Righteous crusader or civil rights menace?
Richard Warman says he's fighting hate. Critics say free speech is the real victim.
CHARLIE GILLIS | April 9, 2008 |
Ever since, academic, political and legal heavyweights have been lining up against Section 13 — and by extension, Warman. Martin brought forward his Commons motion, decrying among other things the fact that one man appeared to have turned the commission into his personal hobby horse. Borovoy weighed in on behalf of Maclean's, saying the commissions "ought not to be engaged in suppressing the expression of free opinion." Even Irwin Cotler, the former justice minister and long-time civil rights advocate, agreed the act may need to be tweaked. For Warman, the reaction has been exasperating. He has nothing to do with the cases against Maclean's or Levant, he says, so why take away the legal weapons he uses against unregenerate hate-mongers? But John Dixon, a two-term former president of the B.C. Civil Liberties Association who has locked horns with Warman in the past, says it's disingenuous for someone with Warman's means and legal acumen to run from the consequences of his cases. "Unless you're an idiot, you have to be thinking about what kind of conception of the law, what conception of freedom of expression, what conception of the relationship between the individual and the state is cemented in place by your action," he says. "Cases like these foster an atmosphere in which sensible people who know they can't summon the resources to defend themselves will censor themselves. It creates an ever-growing body of very regressive law when it comes to the integrity and freedom of a democratic forum."
And the uncomfortable questions about fairness are starting to pile up. After months of legal stonewalling, the HRC's lawyers lost a bid two weeks ago to keep Steacy from having to testify in an open hearing about his research methods (Maclean's had contested a previous decision to hold the session in camera). On the stand, an alternately truculent and resigned Steacy admitted he had adopted Warman's tactic of logging onto racist websites under the moniker Jadewarr ("short for Jade Warrior, a character from a novel I read as a youth") and pretending to be, in effect, one of the gang. At least three other people, including his manager, knew he was doing it, he said. He denied ever consulting Warman himself on how to log onto the sites, while a second investigator, Hann-ya Rizk, testified she'd received basic Internet search training from the Ottawa lawyer after he left the commission. In previous cases, it has emerged that Warman would drop by commission offices, asking about the progress of his complaints, even having pages printed off to add to his files.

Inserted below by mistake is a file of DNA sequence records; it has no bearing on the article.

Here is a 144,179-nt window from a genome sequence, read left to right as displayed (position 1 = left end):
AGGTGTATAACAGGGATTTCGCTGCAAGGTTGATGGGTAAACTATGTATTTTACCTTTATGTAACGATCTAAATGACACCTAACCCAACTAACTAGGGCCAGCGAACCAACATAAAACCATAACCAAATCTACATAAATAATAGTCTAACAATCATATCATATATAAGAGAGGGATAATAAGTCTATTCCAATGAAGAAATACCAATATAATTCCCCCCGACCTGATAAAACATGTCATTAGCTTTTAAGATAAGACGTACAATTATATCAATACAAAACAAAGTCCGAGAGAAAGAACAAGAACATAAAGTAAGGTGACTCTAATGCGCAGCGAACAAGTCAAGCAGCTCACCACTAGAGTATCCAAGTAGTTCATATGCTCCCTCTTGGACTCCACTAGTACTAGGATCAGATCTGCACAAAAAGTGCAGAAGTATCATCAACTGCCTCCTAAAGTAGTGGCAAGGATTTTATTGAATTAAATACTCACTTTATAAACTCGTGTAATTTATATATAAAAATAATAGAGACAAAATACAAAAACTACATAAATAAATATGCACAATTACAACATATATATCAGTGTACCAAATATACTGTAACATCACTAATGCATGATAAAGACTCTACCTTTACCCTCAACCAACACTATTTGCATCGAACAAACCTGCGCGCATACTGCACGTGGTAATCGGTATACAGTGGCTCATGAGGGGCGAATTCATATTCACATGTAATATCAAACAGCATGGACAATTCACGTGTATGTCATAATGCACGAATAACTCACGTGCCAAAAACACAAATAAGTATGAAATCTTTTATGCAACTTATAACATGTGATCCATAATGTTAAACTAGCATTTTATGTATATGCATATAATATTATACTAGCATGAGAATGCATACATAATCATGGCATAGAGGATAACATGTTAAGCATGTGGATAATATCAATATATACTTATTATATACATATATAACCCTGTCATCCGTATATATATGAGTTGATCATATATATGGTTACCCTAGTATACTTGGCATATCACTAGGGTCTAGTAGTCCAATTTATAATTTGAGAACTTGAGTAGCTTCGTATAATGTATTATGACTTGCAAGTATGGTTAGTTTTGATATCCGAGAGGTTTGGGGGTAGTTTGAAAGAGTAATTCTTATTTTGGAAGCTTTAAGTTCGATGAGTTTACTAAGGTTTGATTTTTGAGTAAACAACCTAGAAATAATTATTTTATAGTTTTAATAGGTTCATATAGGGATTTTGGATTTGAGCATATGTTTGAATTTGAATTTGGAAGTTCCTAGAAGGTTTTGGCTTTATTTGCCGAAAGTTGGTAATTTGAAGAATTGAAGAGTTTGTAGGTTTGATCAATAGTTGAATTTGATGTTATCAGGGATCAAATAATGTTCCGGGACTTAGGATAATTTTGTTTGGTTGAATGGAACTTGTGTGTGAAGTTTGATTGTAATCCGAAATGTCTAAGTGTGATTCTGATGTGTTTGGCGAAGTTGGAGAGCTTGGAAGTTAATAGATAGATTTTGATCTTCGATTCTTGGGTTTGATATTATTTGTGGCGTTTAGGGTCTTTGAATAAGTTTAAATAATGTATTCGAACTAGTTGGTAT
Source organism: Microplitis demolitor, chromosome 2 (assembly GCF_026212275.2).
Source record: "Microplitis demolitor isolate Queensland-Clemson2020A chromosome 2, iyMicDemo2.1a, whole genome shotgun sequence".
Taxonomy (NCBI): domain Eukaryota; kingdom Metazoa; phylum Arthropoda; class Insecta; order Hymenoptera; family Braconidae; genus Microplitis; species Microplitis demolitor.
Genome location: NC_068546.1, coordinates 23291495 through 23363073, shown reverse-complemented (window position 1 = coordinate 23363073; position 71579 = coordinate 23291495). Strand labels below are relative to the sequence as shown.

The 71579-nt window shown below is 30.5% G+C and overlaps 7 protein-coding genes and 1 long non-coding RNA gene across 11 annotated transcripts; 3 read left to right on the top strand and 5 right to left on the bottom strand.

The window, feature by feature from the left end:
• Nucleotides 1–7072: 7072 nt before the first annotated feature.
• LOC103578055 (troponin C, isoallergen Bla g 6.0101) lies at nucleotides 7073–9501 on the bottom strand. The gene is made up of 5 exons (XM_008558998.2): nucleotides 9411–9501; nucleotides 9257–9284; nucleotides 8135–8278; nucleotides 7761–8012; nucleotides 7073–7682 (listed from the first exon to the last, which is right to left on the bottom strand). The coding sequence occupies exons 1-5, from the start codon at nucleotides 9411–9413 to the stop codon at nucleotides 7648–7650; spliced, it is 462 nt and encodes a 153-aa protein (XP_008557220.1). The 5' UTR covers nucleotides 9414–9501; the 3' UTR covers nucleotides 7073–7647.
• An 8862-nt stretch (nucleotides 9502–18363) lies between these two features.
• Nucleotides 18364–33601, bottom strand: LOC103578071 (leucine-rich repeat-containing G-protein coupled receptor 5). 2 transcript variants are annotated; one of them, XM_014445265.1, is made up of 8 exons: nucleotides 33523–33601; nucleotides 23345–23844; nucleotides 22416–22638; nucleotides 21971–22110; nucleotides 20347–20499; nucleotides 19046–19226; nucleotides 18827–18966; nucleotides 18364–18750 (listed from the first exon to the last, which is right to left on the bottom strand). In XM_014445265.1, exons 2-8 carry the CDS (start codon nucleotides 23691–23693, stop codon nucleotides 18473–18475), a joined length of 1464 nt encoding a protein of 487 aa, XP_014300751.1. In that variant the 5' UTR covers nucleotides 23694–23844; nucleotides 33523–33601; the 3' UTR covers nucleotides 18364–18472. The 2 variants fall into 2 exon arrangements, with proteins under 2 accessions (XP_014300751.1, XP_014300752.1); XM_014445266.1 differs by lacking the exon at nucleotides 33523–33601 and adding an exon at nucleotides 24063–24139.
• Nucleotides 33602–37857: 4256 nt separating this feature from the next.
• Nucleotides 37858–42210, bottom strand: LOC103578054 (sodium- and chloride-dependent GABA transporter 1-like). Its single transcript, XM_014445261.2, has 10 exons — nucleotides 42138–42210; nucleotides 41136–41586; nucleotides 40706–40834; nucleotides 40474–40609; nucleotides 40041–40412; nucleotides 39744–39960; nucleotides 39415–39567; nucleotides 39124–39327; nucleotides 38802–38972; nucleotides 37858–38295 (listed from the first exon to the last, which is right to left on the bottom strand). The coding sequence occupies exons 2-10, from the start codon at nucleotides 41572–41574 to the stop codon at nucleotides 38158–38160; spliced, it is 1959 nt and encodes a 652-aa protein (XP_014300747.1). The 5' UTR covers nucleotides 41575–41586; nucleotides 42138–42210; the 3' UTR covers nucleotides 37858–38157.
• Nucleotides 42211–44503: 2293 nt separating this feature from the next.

By last week, the case had devolved into a full-blown public relations fiasco: one of Steacy's log-ons to a purported hate site turned out to originate from the wireless Internet account of a woman who lived near the commission offices, yet had no idea her account was in use. The federal privacy commissioner has announced plans to investigate, and the commission has been in damage-contol mode ever since. In an interview earlier this week, general counsel Ian Fine said no commission employees have wireless on their office computers, though he couldn't speak for their private computers. He rejected the suggestion that Warman enjoyed privileged access, saying it's not unusual for commission staff to confer with complainants during the process of an investigation, including to print documents. As for Warman continuing to file complaints during his tenure at the commission, Fine said that the Ottawa lawyer was not permitted to work on his own or any other Section 13 complaints during his two years at the commission. Any citizen has a legal right to file a complaint, Fine noted, "whether or not they work at the Canadian Human Rights Commission."
It's not the first time Warman's use of the law to curb hate speech has produced unintended consequences. Far from the polemics surrounding the Lemire case, he has been locked in a battle that has pitted him against the British author David Icke and — somewhat improbably — against Canadian public libraries. That Icke happens to be one of the great wing nuts of the modern age makes the dispute all the harder to fathom. In a series of delusional tomes, the sportscaster-turned-visionary maintains that humanity is controlled by a circle of influential Jews known as the "Illuminati," who are in turn descended from fourth-dimensional, lizard-like creatures from outer space. He accuses numerous world leaders of engaging in ritual sacrifice of children, including the Queen and former prime minister Brian Mulroney. People like Warman, who seek to shut him down, are written off as stooges for the Illuminati.